“I think all of them have bought into at least being conscious of what they eat,” Snee said. “For the most part, they are staying away from fried foods. And it’s about trying to get better carb sources instead of just going out and getting a sub or two subs for the big dogs.”

Snee works as part of a team with strength and conditioning coach Ross Kolodziej, assistant strength and conditioning coaches Kyle Costigan, Shaud Williams and Jeff Moore and director of performance nutrition Nick Aures. The coordinated effort between nutrition and weight lifting helped Wisconsin players set more than 400 personal records in the weight room this offseason.

Not every player has demonstrated an immediate willingness to embrace all of Snee’s teachings. But he has slowly changed the way players think. He noted running back Taiwan Deal finally ate steel cut oatmeal for breakfast during fall camp at Snee’s urging and discovered he had more energy during practice.

“You can give them all the information you want, but if they’re not going to do it, or they’re not going to follow it, it doesn’t do any good,” Snee said.

Wisconsin nose guard Olive Sagapolu is listed as the heaviest player on the team at 346 pounds. Sagapolu said his favorite go-to snack before he met with Snee were Oreos: He would visit the store for Double Stuf Oreos, Mega Stuf Oreos and any new flavor that had recently been released. Then, he would return home and eat the entire pack.

But when Sagapolu visited with Snee this offseason, he drastically altered his diet to contain more nuts, fruits, eggs, sweet potatoes, pasta, chicken, salmon and steak. And fewer Oreos.

Sagapolu followed Snee’s 5,000-plus calorie plan closely this offseason and increased his lean body mass 14 pounds. On December 8, he had 214 pounds of lean muscle mass. When he weighed in again on June 5, the number came in at 228 pounds. Sagapolu also dropped his body fat percentage from 33.75 percent to 31.5 percent.

“Now, I go get a box of Oreos, but I try to be smart with it,” Sagapolu said. “I don’t eat the whole pack. I eat about three or four at a time. I try not to be too bad with my meal planning.”

*****

David Edwards was like a blank canvas when he arrived as a freshman tight end at Wisconsin in 2015. He stood 6-foot-7, yet weighed 239 pounds and didn’t fill out his frame. Over the next two years, his transformation into a hulking 315-pound offensive lineman would become one of the most impressive feats pulled off in the Badgers’ nutrition program.

Edwards tells the story that he never lifted weights or bothered to eat breakfast in high school. One day during a position group meeting in Wisconsin’s tight end room, the players began discussing what each of them had eaten for breakfast. When it was Edwards’ turn, he casually informed them that he hadn’t eaten a thing. His teammates were stunned. So was the nutrition staff.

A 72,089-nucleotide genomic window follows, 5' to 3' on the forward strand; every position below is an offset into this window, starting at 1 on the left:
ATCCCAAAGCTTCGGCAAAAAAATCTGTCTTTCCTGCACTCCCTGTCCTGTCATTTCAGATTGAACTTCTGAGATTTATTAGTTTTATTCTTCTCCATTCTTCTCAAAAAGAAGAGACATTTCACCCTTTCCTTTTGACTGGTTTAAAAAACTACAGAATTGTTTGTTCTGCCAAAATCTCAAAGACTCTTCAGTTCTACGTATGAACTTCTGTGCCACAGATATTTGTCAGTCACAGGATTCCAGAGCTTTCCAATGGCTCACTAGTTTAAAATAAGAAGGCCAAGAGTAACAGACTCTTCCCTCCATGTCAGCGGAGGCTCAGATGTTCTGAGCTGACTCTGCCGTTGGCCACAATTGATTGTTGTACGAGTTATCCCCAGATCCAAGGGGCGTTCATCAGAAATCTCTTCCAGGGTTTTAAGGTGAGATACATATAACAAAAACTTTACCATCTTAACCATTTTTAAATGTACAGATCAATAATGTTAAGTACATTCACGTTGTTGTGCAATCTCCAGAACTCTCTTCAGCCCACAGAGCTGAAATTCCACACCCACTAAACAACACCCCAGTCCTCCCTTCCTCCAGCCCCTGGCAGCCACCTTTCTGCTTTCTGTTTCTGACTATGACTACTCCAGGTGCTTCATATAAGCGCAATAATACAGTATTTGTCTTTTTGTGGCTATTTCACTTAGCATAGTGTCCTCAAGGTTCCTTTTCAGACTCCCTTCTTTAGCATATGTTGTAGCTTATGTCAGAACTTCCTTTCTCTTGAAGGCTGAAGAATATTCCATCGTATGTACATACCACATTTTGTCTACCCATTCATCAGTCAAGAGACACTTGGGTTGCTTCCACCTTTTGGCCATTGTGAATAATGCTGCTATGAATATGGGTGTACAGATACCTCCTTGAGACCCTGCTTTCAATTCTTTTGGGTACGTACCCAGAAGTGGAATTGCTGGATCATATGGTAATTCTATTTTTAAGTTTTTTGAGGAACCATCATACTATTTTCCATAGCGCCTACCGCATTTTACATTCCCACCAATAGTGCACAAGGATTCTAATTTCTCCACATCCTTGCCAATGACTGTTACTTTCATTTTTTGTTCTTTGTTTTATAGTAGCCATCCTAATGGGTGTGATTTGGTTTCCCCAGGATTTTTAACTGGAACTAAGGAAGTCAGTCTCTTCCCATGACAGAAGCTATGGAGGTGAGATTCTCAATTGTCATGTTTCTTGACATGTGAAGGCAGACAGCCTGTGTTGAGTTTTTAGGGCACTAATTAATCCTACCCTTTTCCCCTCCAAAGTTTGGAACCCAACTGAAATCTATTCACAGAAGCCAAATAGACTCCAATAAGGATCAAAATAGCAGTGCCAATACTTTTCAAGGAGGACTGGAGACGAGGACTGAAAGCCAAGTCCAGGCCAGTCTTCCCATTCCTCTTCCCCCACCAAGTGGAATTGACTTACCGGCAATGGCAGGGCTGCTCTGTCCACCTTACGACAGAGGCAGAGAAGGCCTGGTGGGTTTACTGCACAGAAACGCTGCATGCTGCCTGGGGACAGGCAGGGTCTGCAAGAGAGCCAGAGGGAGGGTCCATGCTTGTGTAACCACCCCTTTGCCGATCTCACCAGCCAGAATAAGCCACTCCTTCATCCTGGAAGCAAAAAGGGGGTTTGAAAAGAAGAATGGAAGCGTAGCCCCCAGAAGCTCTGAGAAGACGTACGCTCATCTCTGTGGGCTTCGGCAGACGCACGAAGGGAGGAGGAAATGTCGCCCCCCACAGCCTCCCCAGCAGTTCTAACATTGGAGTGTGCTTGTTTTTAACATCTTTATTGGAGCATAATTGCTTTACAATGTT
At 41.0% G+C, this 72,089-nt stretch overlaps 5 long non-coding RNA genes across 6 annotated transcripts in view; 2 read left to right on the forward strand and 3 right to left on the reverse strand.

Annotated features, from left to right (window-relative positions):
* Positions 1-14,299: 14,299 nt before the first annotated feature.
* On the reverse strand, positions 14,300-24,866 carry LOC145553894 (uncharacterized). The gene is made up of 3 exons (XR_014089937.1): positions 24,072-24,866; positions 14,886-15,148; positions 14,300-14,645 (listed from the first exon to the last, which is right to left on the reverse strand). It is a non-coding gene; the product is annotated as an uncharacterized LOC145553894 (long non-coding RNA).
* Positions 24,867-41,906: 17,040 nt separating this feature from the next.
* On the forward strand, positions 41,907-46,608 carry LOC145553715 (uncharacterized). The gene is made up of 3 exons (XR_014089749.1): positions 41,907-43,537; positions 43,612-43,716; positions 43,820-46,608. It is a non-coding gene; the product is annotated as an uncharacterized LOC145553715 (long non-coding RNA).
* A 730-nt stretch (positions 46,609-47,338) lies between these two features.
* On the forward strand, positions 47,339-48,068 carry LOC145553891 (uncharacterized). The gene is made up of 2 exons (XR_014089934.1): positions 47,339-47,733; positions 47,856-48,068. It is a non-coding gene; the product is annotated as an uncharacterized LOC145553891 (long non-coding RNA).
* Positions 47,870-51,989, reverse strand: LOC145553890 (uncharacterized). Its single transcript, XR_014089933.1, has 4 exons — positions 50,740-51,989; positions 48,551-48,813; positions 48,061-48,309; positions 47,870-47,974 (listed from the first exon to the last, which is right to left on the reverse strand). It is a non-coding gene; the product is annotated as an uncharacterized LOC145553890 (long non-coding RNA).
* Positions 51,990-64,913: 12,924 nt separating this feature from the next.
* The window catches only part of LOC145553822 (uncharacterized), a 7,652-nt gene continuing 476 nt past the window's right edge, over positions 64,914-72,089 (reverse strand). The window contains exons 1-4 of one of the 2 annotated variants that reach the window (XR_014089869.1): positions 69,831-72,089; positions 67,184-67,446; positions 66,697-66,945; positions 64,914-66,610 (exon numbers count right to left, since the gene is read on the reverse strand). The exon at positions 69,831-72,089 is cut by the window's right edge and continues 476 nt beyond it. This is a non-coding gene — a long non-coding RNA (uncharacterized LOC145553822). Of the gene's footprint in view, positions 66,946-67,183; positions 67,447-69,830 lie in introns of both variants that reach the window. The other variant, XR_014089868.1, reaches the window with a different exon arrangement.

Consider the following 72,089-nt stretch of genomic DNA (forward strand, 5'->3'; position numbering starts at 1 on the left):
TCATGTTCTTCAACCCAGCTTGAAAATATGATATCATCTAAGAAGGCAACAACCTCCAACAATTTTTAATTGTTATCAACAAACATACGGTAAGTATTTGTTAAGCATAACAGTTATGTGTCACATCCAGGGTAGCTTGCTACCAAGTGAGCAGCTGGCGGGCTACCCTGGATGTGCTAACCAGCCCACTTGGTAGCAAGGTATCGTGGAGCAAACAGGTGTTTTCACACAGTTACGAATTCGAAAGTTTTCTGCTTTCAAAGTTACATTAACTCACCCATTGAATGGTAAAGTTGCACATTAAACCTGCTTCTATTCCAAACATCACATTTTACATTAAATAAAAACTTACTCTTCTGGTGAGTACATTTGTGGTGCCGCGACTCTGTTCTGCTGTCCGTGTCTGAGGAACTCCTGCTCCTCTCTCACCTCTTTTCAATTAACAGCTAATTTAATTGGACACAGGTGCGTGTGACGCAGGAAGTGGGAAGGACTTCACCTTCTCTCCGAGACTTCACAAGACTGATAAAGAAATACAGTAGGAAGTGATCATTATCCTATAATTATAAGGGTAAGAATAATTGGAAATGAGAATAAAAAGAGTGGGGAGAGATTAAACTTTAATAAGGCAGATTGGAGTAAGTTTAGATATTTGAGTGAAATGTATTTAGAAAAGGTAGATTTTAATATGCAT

“After that, I started eating breakfast,” Edwards said. “And I just kind of gained a ton of weight.”

But there was far more value in Edwards gaining the right type of weight so he would be fit enough to play. Snee estimated that Edwards initially ate a jar of peanut butter every day, which wasn’t exactly conducive to a healthy lifestyle. Snee convinced Edwards to change his diet and put him on a plan eating five or six meals a day in moderation.

Edwards worked his way up to around 260 pounds, and Wisconsin’s coaches realized he might be able to contribute as an offensive lineman instead of as a tight end. Once they made the position switch, Edwards’ new diet kicked into high gear.

Snee’s daily goal for Edwards was 5,300 calories. Included was a recommendation to eat 277-319 grams of protein per day and a whopping 693-901 grams of carbohydrates per day.

In order to achieve those numbers, Edwards ate three big meals. For breakfast, Snee recommended five or six eggs and a cup of steel cut oatmeal. Edwards also ate plenty of sweet potatoes, brown rice or quinoa. He would eat two full bags of quinoa for dinner — or about four normal serving sizes — along with 12 ounces of a protein source such as fish or chicken breast. He ate red meat twice a week, and his late-night snack generally required two yogurts and two scoops of peanut butter.